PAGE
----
When I look in music books for guitar or chord arrangements (or tabs) online for songs I want to learn to play on guitar, I notice that often a specific voicing for each particular chord is indicated. In other words instead of just noting G or C or D - the provider of the arrangement will show a chord chart or the tab will indicate which notes are to be included in the chord.

I also know that there are usually several ways to play a given chord on guitar. For example there are at least 5 ways to play a G major chord (with 4 different voicings) in first position as shown here 5 Ways to play a G Chord

Is there usually a good reason to use a particular voicing in a particular song or is it just the arranger/composers preference for how they like to voice or play the chord? Also, will an alternate voicing of the same chord work just as well as what is suggested or dictated in the arrangement or chord chart? Or will the suggested voicing usually sound better in the given song?

  • I'm sceptical that there are '5 ways to play open G'. The 3rd and 4th are the same voicing, just different fingers. Using that criterion, I could add another couple! Even more with muting a string in the middle. And one shows an open and 3rd fret on the top string! It really is amateur, and I'm unconvinced about its claim. Seems like 'it's on the net so it must be believed'. Certainly wouldn't put my name to that 'effort'.
    – Tim
    Dec 24, 2019 at 8:59
  • Guitar chord diagrams might be there simply to help beginners, not to suggest specific voicings. I can’t give statistics, but I’d say that most song books do not have guitar chord fingering diagrams at all. Dec 27, 2019 at 0:17
  • @Tim You are correct - 3rd and 4th ways to play a G chord are in fact the same voicing but different fingering (so only 4 different voicings). I edited the question to make that distinction more clear. Thanks for pointing out the potential confusion in interpretation. Dec 29, 2019 at 5:08

3 Answers 3


The suggested voicing may...

  • be easier to play in and of itself
  • be easier to play in the context of the piece
  • facilitate the desired voice leading (e.g. it might contribute to the impression of a smoothly-moving bassline)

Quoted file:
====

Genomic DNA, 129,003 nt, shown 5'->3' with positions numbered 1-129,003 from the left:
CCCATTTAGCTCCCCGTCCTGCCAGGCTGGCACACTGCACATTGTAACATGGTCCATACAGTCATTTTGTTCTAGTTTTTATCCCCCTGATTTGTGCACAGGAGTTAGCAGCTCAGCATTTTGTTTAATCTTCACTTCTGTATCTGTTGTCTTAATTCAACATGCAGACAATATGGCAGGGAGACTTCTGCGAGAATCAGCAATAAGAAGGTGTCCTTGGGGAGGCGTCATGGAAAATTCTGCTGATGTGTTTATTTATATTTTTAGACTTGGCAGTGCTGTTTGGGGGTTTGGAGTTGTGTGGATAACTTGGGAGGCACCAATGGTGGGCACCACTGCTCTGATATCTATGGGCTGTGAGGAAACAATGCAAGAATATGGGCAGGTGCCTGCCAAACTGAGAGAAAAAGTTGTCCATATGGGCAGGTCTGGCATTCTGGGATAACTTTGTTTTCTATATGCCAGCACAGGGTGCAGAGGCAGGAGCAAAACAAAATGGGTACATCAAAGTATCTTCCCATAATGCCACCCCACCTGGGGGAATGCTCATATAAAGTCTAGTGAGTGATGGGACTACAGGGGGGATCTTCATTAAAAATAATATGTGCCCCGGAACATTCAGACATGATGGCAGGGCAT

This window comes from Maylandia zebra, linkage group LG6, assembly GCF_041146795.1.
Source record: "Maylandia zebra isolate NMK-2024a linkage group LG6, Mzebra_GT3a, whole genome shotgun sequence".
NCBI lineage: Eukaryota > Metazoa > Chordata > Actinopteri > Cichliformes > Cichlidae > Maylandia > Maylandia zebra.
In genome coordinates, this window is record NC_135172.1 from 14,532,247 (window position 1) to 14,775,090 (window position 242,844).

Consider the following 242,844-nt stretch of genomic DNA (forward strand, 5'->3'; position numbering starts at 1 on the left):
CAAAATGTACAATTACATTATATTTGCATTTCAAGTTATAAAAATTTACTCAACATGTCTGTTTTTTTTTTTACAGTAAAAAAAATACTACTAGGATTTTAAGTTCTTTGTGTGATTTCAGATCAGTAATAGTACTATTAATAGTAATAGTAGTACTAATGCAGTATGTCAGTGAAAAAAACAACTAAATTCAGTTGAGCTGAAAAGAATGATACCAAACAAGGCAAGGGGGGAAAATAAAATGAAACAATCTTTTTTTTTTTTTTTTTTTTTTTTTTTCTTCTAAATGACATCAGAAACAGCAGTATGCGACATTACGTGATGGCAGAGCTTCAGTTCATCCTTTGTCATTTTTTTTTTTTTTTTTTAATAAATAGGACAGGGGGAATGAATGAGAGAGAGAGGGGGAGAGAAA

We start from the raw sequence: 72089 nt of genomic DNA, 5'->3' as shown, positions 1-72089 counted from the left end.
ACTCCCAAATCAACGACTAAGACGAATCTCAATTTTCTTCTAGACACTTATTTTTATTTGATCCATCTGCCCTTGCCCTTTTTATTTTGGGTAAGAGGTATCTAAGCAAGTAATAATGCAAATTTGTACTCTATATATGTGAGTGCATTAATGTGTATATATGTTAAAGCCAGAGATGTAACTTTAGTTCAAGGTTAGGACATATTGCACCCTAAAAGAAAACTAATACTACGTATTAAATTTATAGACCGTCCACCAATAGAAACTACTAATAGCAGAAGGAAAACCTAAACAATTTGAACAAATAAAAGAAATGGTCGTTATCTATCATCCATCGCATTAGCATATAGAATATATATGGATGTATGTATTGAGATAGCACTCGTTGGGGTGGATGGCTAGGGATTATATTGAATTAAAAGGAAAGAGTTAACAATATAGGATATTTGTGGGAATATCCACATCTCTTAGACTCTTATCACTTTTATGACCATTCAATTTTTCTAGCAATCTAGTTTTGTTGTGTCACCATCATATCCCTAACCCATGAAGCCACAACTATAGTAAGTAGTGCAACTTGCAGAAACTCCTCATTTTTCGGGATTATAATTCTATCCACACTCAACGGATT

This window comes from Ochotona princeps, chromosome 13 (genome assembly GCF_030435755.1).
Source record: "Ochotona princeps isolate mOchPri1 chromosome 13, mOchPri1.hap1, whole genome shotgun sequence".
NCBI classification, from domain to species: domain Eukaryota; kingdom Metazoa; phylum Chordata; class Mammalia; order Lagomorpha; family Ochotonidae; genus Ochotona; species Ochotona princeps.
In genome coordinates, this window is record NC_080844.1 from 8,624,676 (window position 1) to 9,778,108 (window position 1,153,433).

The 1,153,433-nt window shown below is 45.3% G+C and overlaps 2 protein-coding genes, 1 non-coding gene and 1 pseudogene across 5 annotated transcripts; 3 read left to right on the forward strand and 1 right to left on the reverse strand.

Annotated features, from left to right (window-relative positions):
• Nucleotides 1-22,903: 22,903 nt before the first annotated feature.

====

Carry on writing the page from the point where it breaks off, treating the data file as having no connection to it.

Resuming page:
• sound better in the arrangement (e.g. you might want to avoid bassy chords if there a lot of other bassy instruments)
  • sound better with the suggested effects (many chord voicings sound a lot more dissonant with distortion, which may or may not be desirable)

As well as all that, the composer or arranger might simply like the sound of a certain voicing better. Although beginners are often taught to think of all voicings of a C chord as "the same chord", all those voicings will have different levels of consonance/dissonance and may be heard as having distinct flavours, some of which may suit the piece better.


This is quite a guitar led question. There are several chords/voicings which are instantly recognisable when played on guitar – let's face it, there are far more voicings available on piano for any given chord – due to the restrictions of notes available all at once on guitar. The open E, or A, or D as examples.

A lot of the chord windows I've seen in song books just show basic open chords – few of which I ever use – as I tend to find different voicings more appropriate than those simple open versions. Not come across 'special' voicings, but I tend to shy away from tab!

As far as reasons why particular voicings are used:

  • Player may only know that one.

  • Chosen one is writer's favourite.

  • Chosen one fits better - in writer's judgement.

  • It fits well after the previous chord, or before the next.

  • Voice leading dictates a certain bass line.

  • Voice leading dictates a certain line for the high notes.

  • It was the chord used first when writing the song.

  • Using 2nd inversion too sweet, need root or 1st (and vice versa).

  • Pretty well all of which point to writer/player choice rather than any technical reasoning.


Ultimately the choice of voicing should be driven by the movement of the voices from one chord to the next. Following the classic approach to harmony theory we strive to create smooth small interval movement from one chord to the next. There is a whole discipline devoted to this. This should not, in general, be driven by whether or not a guitarist can play this or that chord. We play music written for other instruments on the guitar, and whole orchestral scores arranged for guitar. Now how a guitarists chooses to finger a particular chord will depend on ease of play. Also, when arranging a piece for guitar written for another instrument, i.e. piano, some modification must be made to bring the chords within reach. At one extreme a piano player could play the bass on the far left and upper voices on the far right, some 7 or 8 octaves away. We don't even have enough octaves on the guitar to accomplish this.

As for altering the voicing, it may work or it may not. Some voicings of a chord can sound extremely dissonant even if the original voicing is not. You need to be familiar with all the different sounds that can be made with alternate voicing to make a good choice in the moment. Different voicings are not necessarily interchangeable.

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